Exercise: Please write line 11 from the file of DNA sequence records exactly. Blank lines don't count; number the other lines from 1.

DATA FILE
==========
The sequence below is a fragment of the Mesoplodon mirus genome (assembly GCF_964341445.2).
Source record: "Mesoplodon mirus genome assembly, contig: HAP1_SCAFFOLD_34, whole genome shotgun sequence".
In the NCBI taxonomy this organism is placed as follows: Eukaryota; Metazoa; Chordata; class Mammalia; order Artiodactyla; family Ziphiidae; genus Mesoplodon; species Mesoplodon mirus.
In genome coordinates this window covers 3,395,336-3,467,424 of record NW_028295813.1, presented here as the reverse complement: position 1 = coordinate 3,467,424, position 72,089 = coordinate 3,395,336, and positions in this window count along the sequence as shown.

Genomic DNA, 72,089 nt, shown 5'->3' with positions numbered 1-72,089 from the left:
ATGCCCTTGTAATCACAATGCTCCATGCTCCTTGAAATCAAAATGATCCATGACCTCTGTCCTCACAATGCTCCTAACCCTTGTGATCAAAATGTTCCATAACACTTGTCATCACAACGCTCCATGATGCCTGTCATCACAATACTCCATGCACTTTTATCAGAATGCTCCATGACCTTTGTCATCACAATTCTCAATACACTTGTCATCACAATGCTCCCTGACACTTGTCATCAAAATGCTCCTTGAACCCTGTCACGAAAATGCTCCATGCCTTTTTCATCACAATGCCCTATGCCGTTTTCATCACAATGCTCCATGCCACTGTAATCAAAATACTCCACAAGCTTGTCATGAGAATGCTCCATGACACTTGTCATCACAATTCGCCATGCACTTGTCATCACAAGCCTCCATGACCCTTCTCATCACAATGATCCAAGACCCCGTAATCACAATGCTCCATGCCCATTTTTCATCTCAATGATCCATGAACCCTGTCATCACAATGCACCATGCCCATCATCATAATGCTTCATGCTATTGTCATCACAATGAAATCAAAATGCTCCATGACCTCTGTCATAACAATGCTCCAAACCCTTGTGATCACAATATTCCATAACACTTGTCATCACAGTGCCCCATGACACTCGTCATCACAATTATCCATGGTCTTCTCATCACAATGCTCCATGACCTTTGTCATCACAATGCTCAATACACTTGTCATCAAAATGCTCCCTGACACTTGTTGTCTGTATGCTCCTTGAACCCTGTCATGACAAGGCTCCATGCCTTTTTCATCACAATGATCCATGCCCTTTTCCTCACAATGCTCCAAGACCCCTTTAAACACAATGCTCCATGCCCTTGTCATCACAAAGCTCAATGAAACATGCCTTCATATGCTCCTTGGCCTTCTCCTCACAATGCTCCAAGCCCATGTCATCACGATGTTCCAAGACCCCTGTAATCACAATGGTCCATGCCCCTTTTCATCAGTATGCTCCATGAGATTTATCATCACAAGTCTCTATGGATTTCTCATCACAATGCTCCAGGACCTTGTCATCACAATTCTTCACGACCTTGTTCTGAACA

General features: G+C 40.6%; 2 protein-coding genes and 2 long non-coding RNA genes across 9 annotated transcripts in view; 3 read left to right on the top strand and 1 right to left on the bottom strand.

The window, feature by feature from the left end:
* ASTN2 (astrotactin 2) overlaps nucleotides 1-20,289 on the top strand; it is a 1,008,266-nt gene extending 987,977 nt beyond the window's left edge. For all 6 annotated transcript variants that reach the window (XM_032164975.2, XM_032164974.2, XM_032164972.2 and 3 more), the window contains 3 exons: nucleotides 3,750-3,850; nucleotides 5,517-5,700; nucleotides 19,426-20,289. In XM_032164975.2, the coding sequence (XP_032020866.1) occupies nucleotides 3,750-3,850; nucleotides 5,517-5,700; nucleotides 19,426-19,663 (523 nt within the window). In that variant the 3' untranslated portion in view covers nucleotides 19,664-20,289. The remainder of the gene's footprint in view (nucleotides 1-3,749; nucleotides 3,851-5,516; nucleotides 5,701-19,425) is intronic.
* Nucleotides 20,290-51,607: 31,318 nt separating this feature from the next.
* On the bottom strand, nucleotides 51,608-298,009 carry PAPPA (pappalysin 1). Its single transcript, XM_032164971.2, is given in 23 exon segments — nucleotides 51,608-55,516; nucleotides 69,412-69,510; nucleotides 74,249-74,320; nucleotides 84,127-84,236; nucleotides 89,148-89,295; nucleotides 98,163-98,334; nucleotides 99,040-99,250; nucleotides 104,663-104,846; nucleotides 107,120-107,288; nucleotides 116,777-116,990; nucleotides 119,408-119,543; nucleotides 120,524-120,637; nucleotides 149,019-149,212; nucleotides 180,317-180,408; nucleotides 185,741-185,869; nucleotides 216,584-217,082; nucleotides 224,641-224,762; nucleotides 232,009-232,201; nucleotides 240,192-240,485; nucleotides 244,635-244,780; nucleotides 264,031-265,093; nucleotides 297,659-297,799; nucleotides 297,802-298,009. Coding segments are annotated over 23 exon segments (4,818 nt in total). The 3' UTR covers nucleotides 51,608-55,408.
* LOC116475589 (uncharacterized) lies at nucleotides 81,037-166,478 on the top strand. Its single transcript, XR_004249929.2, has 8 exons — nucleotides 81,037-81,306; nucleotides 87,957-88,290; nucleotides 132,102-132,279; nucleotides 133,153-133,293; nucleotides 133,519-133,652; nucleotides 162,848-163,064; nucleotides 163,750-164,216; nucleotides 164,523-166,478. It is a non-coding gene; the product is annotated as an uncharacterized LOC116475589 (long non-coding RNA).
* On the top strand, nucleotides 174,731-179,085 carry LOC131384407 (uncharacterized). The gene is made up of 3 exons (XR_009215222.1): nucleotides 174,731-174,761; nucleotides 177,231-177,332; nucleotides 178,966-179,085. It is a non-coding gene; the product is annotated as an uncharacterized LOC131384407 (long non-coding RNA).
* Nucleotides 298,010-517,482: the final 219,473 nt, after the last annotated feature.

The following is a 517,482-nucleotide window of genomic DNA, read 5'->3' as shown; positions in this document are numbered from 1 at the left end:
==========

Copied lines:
* On the bottom strand, nucleotides 51,608-298,009 carry PAPPA (pappalysin 1). Its single transcript, XM_032164971.2, is given in 23 exon segments — nucleotides 51,608-55,516; nucleotides 69,412-69,510; nucleotides 74,249-74,320; nucleotides 84,127-84,236; nucleotides 89,148-89,295; nucleotides 98,163-98,334; nucleotides 99,040-99,250; nucleotides 104,663-104,846; nucleotides 107,120-107,288; nucleotides 116,777-116,990; nucleotides 119,408-119,543; nucleotides 120,524-120,637; nucleotides 149,019-149,212; nucleotides 180,317-180,408; nucleotides 185,741-185,869; nucleotides 216,584-217,082; nucleotides 224,641-224,762; nucleotides 232,009-232,201; nucleotides 240,192-240,485; nucleotides 244,635-244,780; nucleotides 264,031-265,093; nucleotides 297,659-297,799; nucleotides 297,802-298,009. Coding segments are annotated over 23 exon segments (4,818 nt in total). The 3' UTR covers nucleotides 51,608-55,408.